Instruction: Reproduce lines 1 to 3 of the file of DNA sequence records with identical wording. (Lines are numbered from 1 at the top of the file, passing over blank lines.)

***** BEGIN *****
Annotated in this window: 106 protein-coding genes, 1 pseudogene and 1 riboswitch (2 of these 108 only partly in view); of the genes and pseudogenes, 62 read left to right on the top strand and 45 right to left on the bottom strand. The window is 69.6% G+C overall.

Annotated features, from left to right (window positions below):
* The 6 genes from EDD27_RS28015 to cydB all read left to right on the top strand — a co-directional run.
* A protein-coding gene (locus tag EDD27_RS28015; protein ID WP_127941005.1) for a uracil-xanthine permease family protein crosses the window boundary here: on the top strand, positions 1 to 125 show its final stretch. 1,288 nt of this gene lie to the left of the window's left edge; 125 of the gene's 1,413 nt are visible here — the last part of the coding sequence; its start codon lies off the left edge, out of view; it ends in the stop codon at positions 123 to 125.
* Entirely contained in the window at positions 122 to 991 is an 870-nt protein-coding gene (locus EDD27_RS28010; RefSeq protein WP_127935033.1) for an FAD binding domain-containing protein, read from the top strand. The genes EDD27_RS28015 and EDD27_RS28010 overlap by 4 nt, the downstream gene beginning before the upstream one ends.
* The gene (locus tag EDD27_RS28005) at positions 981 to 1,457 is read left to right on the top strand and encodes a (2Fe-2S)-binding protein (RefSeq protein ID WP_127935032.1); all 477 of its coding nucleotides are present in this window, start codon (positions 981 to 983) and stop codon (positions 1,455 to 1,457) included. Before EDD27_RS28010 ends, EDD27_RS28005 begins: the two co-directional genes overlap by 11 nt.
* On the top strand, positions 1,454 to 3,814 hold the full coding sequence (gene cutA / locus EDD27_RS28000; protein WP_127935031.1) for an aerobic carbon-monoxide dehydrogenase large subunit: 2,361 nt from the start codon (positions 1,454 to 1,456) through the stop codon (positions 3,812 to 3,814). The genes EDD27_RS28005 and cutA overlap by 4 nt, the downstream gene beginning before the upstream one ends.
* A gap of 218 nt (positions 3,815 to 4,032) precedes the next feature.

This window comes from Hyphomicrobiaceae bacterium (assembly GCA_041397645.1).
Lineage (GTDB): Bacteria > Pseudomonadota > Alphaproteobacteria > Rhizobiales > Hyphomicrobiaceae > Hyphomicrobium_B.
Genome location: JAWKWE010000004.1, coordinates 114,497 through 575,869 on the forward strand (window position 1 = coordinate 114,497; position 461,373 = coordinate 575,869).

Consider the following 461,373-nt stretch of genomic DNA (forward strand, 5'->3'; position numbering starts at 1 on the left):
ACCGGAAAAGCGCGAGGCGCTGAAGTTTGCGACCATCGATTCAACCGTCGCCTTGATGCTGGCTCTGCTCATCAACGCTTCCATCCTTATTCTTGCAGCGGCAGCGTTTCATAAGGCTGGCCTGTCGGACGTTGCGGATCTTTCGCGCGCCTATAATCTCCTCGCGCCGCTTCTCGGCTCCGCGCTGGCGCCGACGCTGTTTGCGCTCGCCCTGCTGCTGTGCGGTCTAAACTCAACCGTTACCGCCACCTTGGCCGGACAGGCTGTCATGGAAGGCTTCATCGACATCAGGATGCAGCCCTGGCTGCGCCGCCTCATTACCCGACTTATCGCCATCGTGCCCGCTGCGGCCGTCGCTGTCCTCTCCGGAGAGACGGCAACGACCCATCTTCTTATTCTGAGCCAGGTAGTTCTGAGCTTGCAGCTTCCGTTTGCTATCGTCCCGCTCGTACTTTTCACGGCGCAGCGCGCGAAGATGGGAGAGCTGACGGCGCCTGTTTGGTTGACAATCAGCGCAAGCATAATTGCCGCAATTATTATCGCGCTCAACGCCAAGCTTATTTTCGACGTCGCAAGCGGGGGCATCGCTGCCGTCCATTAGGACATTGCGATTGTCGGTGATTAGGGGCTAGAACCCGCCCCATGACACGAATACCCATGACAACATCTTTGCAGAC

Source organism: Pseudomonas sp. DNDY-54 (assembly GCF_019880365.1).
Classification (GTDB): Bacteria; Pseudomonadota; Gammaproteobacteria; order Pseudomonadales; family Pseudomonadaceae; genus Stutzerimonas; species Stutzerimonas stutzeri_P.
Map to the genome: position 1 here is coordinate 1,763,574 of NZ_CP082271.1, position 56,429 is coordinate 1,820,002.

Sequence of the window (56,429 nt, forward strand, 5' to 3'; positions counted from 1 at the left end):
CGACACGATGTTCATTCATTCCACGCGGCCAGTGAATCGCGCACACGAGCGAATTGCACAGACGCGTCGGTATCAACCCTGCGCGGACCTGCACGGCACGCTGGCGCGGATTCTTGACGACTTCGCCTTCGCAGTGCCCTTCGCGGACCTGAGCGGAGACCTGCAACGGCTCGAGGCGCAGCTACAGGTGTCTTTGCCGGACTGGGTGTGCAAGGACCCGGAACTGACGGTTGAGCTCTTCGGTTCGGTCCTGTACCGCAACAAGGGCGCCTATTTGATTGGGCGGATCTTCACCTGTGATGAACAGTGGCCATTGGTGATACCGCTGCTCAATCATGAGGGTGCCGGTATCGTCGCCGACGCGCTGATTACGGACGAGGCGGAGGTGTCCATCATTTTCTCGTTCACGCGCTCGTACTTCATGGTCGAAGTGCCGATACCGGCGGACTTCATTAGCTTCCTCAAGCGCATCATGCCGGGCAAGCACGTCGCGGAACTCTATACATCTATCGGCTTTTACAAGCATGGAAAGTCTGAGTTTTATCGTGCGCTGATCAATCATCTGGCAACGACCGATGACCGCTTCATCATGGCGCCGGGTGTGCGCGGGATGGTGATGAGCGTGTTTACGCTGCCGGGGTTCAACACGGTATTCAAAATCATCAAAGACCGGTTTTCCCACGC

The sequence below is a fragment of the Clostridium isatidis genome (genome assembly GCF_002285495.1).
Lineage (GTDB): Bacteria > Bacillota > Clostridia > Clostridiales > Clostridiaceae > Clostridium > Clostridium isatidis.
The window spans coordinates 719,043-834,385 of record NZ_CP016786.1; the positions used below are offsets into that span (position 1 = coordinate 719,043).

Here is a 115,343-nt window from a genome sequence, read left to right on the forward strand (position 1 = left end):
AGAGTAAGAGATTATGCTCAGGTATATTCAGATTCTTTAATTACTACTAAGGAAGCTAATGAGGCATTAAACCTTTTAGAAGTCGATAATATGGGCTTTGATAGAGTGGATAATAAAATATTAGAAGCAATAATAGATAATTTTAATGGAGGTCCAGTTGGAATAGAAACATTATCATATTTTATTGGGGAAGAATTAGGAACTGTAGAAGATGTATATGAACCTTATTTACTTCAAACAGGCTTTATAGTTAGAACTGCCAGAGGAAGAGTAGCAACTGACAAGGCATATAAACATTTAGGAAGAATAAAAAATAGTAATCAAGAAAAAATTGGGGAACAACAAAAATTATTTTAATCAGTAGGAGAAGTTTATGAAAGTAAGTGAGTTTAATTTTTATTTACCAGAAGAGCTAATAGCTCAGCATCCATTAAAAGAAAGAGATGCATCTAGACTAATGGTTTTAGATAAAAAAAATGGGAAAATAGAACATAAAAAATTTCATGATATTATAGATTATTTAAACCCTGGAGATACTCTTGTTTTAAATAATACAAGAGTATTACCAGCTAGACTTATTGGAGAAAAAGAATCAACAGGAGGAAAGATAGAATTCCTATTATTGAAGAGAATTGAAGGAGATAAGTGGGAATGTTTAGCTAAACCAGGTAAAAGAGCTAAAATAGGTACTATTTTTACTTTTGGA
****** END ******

Annotated in this window: 106 protein-coding genes, 1 pseudogene and 1 riboswitch (2 of these 108 only partly in view); of the genes and pseudogenes, 62 read left to right on the top strand and 45 right to left on the bottom strand. The window is 69.6% G+C overall.

Annotated features, from left to right (window positions below):
* The 6 genes from EDD27_RS28015 to cydB all read left to right on the top strand — a co-directional run.